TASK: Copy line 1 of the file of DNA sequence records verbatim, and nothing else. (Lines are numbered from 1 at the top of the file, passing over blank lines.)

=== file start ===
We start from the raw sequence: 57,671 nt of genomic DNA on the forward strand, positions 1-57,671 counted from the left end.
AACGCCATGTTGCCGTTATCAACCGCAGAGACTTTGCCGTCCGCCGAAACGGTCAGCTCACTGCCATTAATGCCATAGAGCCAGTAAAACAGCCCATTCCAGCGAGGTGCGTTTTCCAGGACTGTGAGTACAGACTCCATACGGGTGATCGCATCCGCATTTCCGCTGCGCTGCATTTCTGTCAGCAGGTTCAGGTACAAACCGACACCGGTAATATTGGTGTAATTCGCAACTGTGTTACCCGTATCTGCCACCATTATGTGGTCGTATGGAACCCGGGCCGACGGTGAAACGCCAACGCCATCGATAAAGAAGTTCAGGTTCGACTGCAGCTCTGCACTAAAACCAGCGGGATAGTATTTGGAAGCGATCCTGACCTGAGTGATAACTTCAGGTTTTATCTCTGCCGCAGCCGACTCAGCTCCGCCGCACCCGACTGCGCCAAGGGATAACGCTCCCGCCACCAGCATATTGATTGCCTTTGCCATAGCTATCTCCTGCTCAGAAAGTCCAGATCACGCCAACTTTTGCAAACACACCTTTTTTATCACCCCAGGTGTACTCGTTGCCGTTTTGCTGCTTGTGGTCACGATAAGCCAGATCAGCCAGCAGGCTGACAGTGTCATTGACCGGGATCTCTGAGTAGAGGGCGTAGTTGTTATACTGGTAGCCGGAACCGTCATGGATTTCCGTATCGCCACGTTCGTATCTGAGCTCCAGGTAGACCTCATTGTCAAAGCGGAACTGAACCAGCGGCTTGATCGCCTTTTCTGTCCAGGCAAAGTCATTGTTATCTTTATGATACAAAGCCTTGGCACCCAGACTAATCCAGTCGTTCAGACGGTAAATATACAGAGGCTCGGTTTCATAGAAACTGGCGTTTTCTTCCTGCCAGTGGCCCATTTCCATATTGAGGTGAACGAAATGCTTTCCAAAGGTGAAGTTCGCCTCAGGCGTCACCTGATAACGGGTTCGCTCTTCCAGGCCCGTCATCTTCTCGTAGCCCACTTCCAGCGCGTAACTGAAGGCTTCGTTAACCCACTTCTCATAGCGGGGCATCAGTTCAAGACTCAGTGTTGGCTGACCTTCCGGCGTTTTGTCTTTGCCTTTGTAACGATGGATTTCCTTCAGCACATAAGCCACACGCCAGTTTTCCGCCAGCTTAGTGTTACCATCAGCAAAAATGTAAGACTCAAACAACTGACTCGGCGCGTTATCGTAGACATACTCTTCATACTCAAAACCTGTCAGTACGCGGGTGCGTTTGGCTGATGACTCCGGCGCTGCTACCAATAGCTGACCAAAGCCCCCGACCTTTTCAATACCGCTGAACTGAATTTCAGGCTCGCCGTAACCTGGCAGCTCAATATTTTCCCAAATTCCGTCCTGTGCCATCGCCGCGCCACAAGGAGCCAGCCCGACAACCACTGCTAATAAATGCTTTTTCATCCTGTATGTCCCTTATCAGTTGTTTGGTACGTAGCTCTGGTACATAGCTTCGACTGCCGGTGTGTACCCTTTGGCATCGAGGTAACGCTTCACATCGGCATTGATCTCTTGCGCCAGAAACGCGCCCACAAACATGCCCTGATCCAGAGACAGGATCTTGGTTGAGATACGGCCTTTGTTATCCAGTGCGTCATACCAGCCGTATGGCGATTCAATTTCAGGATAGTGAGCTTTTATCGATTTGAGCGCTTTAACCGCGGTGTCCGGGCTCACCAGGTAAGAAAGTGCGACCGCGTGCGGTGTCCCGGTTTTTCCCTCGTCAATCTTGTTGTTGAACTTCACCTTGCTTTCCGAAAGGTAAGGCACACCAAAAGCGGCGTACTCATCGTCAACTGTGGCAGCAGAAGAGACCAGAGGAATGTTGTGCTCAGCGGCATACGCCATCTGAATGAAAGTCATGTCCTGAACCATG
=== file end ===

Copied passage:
We start from the raw sequence: 57,671 nt of genomic DNA on the forward strand, positions 1-57,671 counted from the left end.